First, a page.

One of the many joys of parenthood is the opportunity to relive one’s childhood. To a parent who grew up on the old-school comic books, the steady roll-out by Marvel Studios of big budget super-hero movies offers a unique bonding opportunity with one’s children, which can take place over a uniquely unhealthy massive bowl of movie theater popcorn (with the glee from the experience outweighing the fear of the hyper-caloric intake).
My kids frequently ask me about my favorite superhero. To me it is undoubtedly Hulk, a character who metes out just-desserts — an admirable goal for a management-side employment lawyer (the side of angelic innocence). Hulk is not Hulk unless provoked. As Bruce Banner he is a quintessential good guy, just like all of us in the world of Human Resources.
That brings us to Hulk’s relationship with employment law. We need a Hulk when our employees steal from us, harass other employees, take our trade secrets, and secretly compete against us. But in the real world where does one find a muscle-bound green skinned superhero that is pretty much indestructible? Enter the faithless servant doctrine.
In New York, the faithless servant doctrine is more than one hundred years old. This doctrine, a subspecies of the duty of loyalty and fiduciary duty, requires an employee to forfeit all of the compensation he/she was paid from his/her first disloyal act going forward. The doctrine applies to a wide-array of employee misconduct, including unfair competition (Maritime Fish Products, Inc. v. World-Wide Fish Products, Inc., 100 A.D.2d 81, 474 N.Y.S.2d 281 (1st Dep’t 1984)), sexual harassment (Astra USA Inc. v. Bildman, 455 Mass. 116, 914 N.E.2d 36 (2009)), insider-trading (Morgan Stanley v. Skowron, 2013 WL 6704884 (S.D.N.Y. 2013)), theft (William Floyd Union Free School District v. Wright, 61 A.D.3d 856, 877 N.Y.S.2d 395 (2d Dep’t 2009)), and off-duty sexual misconduct (Colliton v. Cravath, Swaine & Moore, LLC., 2008 WL 4386764 (S.D.N.Y. 2008)).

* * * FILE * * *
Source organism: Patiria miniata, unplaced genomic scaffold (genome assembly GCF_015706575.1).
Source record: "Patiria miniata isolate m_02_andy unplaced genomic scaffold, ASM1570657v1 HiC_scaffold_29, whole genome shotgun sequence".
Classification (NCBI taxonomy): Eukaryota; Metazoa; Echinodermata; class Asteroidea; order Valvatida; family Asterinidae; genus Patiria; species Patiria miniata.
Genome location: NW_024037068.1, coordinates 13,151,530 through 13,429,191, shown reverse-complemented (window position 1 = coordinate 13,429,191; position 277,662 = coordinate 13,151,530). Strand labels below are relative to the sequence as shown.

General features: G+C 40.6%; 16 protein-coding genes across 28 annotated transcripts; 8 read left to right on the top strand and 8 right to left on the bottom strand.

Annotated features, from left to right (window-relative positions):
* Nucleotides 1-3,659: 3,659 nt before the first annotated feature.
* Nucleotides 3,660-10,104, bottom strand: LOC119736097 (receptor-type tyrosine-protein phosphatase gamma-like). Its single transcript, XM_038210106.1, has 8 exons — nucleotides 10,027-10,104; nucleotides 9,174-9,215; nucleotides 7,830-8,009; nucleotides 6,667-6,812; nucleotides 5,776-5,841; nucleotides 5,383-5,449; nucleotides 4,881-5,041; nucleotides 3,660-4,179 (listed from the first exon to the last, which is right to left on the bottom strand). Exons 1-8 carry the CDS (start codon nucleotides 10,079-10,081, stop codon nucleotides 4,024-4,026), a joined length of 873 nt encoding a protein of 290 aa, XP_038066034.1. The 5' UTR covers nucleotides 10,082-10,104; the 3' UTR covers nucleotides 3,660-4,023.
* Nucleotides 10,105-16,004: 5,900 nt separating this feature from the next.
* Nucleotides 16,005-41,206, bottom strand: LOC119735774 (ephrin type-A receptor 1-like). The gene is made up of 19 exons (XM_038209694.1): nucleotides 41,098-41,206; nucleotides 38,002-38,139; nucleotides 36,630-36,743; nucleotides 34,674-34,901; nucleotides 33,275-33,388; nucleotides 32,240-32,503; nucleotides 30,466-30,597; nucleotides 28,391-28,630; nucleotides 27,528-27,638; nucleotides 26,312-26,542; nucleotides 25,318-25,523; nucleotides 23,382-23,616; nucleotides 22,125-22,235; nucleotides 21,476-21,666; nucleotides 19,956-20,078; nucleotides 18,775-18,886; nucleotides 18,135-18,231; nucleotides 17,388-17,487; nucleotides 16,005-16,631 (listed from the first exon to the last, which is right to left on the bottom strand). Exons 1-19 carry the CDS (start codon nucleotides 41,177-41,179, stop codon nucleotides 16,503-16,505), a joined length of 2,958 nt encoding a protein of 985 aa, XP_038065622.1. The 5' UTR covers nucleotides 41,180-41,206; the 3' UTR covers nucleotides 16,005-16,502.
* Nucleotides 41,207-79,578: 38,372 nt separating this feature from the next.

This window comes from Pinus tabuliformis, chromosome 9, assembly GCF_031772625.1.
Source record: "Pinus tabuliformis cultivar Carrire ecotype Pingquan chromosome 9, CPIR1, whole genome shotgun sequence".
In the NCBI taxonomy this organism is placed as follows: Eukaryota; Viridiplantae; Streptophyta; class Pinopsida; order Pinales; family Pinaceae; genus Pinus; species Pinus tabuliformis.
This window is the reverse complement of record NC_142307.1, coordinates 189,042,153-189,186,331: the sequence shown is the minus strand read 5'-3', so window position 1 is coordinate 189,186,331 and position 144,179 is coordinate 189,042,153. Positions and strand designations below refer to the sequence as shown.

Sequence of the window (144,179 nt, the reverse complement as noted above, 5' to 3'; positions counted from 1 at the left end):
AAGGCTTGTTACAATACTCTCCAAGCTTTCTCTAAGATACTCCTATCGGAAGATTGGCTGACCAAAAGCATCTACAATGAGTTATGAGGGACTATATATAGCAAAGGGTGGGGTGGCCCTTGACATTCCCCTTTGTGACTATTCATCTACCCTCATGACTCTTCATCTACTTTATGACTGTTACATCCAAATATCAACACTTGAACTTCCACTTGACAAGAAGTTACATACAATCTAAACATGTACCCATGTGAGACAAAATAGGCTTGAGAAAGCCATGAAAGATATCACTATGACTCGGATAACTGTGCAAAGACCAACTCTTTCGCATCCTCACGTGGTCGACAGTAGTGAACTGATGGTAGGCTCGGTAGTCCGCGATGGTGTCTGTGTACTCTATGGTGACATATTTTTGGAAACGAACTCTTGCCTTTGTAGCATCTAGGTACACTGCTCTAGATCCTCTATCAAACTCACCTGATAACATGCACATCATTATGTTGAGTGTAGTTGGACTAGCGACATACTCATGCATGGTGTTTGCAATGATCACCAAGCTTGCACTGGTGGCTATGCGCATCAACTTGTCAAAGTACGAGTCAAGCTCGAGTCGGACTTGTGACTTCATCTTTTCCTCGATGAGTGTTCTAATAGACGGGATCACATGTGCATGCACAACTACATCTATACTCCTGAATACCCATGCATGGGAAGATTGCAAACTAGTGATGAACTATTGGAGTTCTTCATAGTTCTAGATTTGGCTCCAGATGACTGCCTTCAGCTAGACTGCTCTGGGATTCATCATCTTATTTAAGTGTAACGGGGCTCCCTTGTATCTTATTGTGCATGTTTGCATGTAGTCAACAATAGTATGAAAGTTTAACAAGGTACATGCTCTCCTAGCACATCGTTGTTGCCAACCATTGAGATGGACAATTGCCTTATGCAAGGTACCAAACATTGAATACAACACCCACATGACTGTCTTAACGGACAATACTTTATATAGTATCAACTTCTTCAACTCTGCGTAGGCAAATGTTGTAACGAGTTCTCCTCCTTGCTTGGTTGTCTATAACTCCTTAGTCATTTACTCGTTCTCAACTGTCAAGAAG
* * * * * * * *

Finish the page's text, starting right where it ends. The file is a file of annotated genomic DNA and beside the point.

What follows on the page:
As the faithless servant doctrine becomes more well-known, the full breadth of its power continues to be litigated. Specifically, just how much damage can this doctrine inflict? Disloyal employees have argued that forfeiture under the doctrine should be limited to a so-called “task-by-task” apportionment. Under this argument, if an employee earns for example $200,000 a year and steals $20,000 over five months in four separate transactions, the remedy is a return of the stolen funds and a salary forfeiture of a day’s pay on each of the four days of misconduct. But, whatever superficial appeal this argument may have, once the employee steals we enter Hulk’s world, and Hulk does not deliver justice with surgical precision. Rather, in the immortal words of Captain America, Hulk “smashes.”
In William Floyd Union Free School District v. Wright, 61 A.D.3d 856, 877 N.Y.S.2d 395 (2d Dep’t 2009) (argued by the author of this article), the Second Department rejected the task-by-task apportionment argument, holding: “Where, as here, defendants engaged in repeated acts of disloyalty, complete and permanent forfeiture of compensation, deferred or otherwise, is warranted under the faithless servant doctrine.” The forfeiture in that case included all salary and deferred compensation, including paid health and life insurance in retirement. Turning back to our hypothetical, the faithless servant doctrine requires not only the return of the $20,000 stolen, but also forfeiture of all of the salary paid to the employee after the first theft and any related deferred compensation, such as contractual payments owed upon retirement.
Despite the William Floyd decision, disloyal employees have tried in earnest to limit the scope of the forfeiture. On June 2, 2016, the Third Department added strength and vigor to the faithless servant doctrine in a case where an employee committed repeated acts of theft. In City of Binghamton v. Whalen (also argued by the author of this article), the Court reaffirmed the strict application of the faithless servant doctrine: “We decline to relax the faithless servant doctrine so as to limit plaintiff’s forfeiture of all compensation earned by the defendant during the period of time in which he was disloyal.” The Court specifically noted that the faithless servant doctrine is designed not merely to compensate the employer, but also to create a harsh deterrent against disloyalty by employees. The Court ordered the disloyal employee to pay back $316,535.54 (which was all of the compensation earned by the employee during the nearly six-year period of disloyalty), and held that the employer was relieved of the obligation to provide the disloyal employee with health insurance benefits earned through his employment.
The City of Binghamton decision solidifies the Hulk-like power of the faithless servant doctrine — a remedy that serves up justice with “smashing” deterrent impact.